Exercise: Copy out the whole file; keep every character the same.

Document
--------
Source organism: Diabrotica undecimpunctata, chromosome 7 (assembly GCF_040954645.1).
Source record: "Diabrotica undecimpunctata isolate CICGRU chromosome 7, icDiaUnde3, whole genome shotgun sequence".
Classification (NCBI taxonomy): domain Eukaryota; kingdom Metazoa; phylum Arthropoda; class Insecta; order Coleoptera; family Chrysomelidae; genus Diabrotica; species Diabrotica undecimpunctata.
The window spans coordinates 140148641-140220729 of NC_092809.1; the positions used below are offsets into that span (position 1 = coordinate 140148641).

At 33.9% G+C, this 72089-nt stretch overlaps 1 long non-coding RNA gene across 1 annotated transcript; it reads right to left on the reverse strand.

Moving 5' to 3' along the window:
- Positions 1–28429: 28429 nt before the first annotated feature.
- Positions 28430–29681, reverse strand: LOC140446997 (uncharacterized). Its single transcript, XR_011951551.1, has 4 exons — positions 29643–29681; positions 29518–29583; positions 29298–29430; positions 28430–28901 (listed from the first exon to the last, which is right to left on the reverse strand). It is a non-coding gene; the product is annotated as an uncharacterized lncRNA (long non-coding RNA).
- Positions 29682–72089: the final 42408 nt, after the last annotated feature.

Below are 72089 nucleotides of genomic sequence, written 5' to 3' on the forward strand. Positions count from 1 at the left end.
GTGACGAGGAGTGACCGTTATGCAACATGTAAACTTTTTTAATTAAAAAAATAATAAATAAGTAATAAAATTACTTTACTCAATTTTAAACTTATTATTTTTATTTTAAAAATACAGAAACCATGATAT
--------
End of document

Source organism: Diabrotica undecimpunctata, chromosome 7 (assembly GCF_040954645.1).
Source record: "Diabrotica undecimpunctata isolate CICGRU chromosome 7, icDiaUnde3, whole genome shotgun sequence".
Classification (NCBI taxonomy): domain Eukaryota; kingdom Metazoa; phylum Arthropoda; class Insecta; order Coleoptera; family Chrysomelidae; genus Diabrotica; species Diabrotica undecimpunctata.
The window spans coordinates 140148641-140220729 of NC_092809.1; the positions used below are offsets into that span (position 1 = coordinate 140148641).

At 33.9% G+C, this 72089-nt stretch overlaps 1 long non-coding RNA gene across 1 annotated transcript; it reads right to left on the reverse strand.

Moving 5' to 3' along the window:
- Positions 1–28429: 28429 nt before the first annotated feature.
- Positions 28430–29681, reverse strand: LOC140446997 (uncharacterized). Its single transcript, XR_011951551.1, has 4 exons — positions 29643–29681; positions 29518–29583; positions 29298–29430; positions 28430–28901 (listed from the first exon to the last, which is right to left on the reverse strand). It is a non-coding gene; the product is annotated as an uncharacterized lncRNA (long non-coding RNA).
- Positions 29682–72089: the final 42408 nt, after the last annotated feature.

Below are 72089 nucleotides of genomic sequence, written 5' to 3' on the forward strand. Positions count from 1 at the left end.
GTGACGAGGAGTGACCGTTATGCAACATGTAAACTTTTTTAATTAAAAAAATAATAAATAAGTAATAAAATTACTTTACTCAATTTTAAACTTATTATTTTTATTTTAAAAATACAGAAACCATGATAT